In the world of advertising and marketing – and not so long ago (the data for the early 2000s was still overwhelmingly bad) – it was men who dominated advertising agencies. They were their agencies, they were their teams and it was they who made the creatives and defined how to reach the market.As Jane Cunnigham and Philippa Roberts explain in Brandsplainnig , this led to the male gaze dominating. Products were sold just as the men making these creatives believed women would be interested in, but also how those products would work in the relationship between men and women.
That is, in cosmetic products – which is one of the clearest examples to understand this – the women who starred in them were not only a bit like decorative elements within the advertisements, but the sales claim was positioned on how those products would affect how the woman wearing them would be viewed.”They explained how what was good looked like, they told women what was missing or what they needed and did the casting with empty beings ready and willing to tell them things,” write the two experts. Advertisements for cosmetic products made you look prettier so that others would see you and to meet their expectations.
In fact, one of the great success stories of those years in dye ads was the Clairol ads in America. Its point of sale, developed in the 50s, was based on the fact that everything was so natural that no one would be able to separate a natural hair from a dyed one.It was in this context that the mythical L’Oreal slogan was born, which the brand continues to use to this day. ” Because I’m worth it” with adaptations such as “Because you’re worth it” or its more feminist version “We are worth it.”
The slogan works, as its presence shows 50 years later, and it does so because it completely broke with all that context. It does not appeal to the male gaze and, directly, it matters very little, which also makes it work very well with the concerns of the 21st century. The product is for the consumer, who buys it because she wants it.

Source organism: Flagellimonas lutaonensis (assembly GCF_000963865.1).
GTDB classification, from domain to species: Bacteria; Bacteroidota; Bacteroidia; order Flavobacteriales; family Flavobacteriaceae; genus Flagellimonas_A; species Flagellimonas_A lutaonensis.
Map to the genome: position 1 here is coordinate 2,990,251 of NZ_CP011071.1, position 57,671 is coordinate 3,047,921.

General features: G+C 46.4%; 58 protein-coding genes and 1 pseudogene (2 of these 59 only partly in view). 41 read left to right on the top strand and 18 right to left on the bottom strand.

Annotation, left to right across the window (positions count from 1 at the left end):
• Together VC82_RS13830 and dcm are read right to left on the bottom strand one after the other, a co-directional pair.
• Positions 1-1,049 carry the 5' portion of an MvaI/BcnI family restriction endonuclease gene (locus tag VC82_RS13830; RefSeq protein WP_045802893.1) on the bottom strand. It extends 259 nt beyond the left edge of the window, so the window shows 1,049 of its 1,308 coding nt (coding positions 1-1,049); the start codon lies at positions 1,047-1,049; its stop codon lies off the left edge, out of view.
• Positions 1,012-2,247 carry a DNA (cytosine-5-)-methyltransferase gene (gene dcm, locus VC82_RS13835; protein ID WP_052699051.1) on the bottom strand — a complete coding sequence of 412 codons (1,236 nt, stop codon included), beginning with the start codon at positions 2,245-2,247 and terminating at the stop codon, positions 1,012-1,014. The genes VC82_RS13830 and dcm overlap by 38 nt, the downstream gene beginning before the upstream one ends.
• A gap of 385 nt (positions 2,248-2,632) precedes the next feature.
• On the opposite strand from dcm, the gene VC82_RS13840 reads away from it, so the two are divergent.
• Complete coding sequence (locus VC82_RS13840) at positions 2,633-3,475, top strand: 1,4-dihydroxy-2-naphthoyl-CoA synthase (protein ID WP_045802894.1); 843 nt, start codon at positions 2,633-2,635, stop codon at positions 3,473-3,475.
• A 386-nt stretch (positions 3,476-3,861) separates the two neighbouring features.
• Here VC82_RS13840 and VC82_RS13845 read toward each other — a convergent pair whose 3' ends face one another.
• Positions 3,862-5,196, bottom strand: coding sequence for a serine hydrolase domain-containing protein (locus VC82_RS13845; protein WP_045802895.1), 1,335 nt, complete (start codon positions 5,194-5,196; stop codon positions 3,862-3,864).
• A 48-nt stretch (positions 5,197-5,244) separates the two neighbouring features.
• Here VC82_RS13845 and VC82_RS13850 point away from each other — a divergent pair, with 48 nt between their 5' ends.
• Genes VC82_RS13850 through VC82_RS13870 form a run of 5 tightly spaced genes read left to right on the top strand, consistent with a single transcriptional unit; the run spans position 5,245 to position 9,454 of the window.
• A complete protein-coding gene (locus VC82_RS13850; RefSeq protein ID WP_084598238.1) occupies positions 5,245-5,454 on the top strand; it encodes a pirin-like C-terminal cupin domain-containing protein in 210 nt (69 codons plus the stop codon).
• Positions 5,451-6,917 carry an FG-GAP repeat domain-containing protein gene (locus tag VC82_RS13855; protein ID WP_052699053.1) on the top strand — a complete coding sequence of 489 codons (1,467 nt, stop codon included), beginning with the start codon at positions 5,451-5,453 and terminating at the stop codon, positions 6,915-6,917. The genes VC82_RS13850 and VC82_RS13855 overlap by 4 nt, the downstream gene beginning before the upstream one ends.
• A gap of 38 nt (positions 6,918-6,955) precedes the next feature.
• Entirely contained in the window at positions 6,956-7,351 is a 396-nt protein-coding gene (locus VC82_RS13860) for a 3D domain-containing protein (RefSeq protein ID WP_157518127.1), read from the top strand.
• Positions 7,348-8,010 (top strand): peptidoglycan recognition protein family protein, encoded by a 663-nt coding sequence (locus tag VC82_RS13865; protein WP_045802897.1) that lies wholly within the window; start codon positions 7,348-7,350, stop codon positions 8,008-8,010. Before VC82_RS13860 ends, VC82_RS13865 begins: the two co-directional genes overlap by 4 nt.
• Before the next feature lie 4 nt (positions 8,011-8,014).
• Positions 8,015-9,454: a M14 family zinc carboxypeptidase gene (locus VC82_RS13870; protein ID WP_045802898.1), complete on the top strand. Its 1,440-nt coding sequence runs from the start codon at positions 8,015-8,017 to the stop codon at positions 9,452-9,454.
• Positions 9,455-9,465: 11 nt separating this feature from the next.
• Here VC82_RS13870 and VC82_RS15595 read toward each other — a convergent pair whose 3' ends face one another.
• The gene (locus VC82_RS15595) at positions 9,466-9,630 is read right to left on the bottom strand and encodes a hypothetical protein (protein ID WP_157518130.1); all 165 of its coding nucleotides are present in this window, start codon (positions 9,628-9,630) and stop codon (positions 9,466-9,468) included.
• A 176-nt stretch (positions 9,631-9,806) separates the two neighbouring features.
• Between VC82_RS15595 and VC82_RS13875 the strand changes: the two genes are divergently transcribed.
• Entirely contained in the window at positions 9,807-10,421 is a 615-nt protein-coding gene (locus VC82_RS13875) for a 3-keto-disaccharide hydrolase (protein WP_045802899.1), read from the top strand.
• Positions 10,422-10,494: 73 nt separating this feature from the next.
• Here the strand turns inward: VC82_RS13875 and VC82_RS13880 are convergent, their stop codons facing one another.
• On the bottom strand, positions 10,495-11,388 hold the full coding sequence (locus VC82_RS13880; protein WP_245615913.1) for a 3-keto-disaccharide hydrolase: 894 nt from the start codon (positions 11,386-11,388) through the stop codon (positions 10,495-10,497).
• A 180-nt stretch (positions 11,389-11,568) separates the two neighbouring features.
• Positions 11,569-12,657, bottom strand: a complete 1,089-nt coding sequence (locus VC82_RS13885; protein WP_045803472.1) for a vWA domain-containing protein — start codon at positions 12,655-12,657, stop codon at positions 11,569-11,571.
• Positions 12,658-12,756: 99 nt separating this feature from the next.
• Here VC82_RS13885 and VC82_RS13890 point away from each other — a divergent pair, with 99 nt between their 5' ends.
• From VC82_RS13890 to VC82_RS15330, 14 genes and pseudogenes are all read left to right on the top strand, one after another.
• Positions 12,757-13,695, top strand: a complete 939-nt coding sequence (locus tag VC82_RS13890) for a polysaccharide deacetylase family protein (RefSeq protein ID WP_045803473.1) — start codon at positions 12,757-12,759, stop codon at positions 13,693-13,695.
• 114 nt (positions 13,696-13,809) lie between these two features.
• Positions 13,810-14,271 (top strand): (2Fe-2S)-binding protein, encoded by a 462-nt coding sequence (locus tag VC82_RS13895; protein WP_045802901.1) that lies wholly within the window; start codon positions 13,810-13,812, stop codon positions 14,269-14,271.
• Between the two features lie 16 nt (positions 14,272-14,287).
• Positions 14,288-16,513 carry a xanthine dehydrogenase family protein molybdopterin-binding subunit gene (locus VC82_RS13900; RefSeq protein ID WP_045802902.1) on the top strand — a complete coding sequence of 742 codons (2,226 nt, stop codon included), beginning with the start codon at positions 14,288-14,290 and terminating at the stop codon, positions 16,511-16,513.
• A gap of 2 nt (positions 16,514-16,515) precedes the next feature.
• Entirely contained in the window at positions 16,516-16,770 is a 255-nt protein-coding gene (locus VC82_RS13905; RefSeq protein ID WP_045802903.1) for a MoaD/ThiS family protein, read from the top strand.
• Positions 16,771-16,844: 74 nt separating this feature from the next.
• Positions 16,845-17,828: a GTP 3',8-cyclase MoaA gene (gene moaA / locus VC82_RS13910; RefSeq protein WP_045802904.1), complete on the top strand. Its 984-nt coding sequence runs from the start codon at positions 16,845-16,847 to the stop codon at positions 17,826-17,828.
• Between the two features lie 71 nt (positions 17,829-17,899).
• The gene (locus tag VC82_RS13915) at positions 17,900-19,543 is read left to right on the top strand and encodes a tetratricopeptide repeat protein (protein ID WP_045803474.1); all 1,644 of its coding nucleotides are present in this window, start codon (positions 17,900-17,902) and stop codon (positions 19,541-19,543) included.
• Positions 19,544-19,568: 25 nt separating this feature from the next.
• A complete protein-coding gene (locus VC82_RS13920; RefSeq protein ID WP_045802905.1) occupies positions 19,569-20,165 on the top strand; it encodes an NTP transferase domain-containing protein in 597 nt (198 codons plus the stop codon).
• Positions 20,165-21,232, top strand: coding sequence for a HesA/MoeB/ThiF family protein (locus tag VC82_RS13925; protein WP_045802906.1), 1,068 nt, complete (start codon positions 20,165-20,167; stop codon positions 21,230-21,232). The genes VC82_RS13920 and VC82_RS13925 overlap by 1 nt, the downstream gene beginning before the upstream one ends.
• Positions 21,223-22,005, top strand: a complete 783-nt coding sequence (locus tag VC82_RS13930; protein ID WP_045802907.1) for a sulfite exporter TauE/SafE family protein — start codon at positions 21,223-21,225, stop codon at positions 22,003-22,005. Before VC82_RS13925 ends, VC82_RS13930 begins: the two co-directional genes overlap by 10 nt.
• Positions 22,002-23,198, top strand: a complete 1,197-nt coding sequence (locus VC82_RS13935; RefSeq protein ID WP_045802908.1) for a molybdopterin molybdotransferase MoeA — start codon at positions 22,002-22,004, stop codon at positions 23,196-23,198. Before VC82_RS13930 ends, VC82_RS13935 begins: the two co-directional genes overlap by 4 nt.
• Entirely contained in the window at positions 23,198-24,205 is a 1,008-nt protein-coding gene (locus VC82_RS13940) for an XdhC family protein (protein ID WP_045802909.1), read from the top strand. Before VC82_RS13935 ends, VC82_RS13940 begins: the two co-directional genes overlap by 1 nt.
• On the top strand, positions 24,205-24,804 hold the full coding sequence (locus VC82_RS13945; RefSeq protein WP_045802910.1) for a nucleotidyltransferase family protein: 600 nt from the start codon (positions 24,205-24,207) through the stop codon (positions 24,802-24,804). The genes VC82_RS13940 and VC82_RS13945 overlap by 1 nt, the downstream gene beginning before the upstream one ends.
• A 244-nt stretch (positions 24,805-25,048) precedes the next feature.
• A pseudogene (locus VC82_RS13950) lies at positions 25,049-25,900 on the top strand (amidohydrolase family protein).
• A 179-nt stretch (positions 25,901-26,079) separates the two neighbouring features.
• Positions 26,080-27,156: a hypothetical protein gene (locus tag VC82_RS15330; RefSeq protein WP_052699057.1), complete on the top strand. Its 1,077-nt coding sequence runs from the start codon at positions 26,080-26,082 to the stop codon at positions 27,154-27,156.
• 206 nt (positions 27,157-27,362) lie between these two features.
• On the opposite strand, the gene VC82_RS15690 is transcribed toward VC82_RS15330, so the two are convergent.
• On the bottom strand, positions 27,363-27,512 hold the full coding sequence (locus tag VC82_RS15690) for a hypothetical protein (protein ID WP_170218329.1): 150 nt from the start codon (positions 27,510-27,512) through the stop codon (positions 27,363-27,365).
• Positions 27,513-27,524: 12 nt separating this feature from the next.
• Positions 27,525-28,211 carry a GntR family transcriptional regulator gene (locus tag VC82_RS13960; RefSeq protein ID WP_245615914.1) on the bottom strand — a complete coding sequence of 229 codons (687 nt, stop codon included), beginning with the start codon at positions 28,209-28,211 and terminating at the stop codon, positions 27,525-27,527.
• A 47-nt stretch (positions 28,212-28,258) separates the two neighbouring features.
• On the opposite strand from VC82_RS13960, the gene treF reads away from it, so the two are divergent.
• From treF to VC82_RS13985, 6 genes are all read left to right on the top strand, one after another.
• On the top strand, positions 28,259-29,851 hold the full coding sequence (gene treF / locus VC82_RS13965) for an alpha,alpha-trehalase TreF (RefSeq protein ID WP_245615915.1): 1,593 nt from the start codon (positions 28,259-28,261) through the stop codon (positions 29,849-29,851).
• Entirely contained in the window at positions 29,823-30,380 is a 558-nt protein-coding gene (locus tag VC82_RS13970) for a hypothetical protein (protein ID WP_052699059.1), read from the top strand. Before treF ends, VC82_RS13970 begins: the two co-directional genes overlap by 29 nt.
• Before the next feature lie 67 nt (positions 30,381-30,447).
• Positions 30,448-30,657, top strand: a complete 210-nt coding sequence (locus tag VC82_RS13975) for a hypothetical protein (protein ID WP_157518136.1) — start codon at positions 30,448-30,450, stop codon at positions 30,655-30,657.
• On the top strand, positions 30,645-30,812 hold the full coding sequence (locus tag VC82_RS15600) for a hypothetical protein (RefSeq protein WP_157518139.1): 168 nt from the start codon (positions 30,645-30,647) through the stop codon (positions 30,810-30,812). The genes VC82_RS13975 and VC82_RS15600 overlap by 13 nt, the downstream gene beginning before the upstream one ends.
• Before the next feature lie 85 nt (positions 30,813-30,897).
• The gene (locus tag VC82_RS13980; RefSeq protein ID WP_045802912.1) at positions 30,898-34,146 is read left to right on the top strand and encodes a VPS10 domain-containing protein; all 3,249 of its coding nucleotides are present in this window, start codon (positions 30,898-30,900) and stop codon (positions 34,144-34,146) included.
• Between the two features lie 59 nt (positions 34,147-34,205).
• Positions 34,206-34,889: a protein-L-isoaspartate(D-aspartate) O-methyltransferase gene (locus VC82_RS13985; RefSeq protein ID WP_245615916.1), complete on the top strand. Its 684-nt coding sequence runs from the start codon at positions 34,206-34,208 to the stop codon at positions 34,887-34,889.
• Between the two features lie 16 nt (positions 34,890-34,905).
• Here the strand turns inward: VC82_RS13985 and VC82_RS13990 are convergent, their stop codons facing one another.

Where does this slogan come from? From a feminist advertising creative, Ilon Spetch, who was fed up with all those messages that appealed to women by talking about how others saw them and not so much about what they were interested or wanted. As explained in Brandsplaining , Spetch was fed up and it was out of her anger that her proposal came out.
The genesis and birth of this Antarctica Email List slogan was recovered by Bustle in an article a couple of years ago, for which they spoke with Ilon Specht herself. His conclusions are clear: the slogan has feminist origins and was born out of the frustration of women.Spetch was, when she created it, a junior creative at an agency in New York. She was 23 years old, she worked surrounded by men twice her age who made absurd proposals about creatives designed to reach women (who always had to be called a girl) and she was in the middle of the feminist revolution of the early 70s in the United States.
“The men in the office treated you like a little girl, because that’s how they liked you to act,” Spetch explained to Bustle then . (Basically, today we would say directly that it was a toxic and sexist work environment). Spetch reached a moment of maximum saturation and exhaustion and decided to create a completely different proposal for creativity, which would break with everything that was being done.
L’Oreal also needed a completely different campaign than the one Clairol was running (which continued with whether it was tinted or not) if it wanted to break into a market that this competitor dominated.The men on his team wanted to make an ad in which the woman did not speak and in which she was seen in a window. “You know, one of those fake places with huge glamorous curtains,” he pointed out to the American media Spetch. They did not understand it, sentence.
She “in a moment of anger” created a new idea. “I thought, it’s not about the men, it’s about us. I’m not fixing my hair to make you like it,” he said. His ad focused on the woman and had her explain why she was using the most expensive dye on the market. His monologue ended with a “because I’m worth it.” What in Castilian we have heard so many times as a “because I’m worth it.”
The campaign was revolutionary at its core and highly feminist. For L’Oreal it was a success: its products connected with women and with audiences that the company did not expect to reach. Many shoppers debuted by dyeing their hair with L’Oreal, and many were middle-aged women in the middle of a divorce. L’Oreal was, unexpectedly, a path to self-empowerment.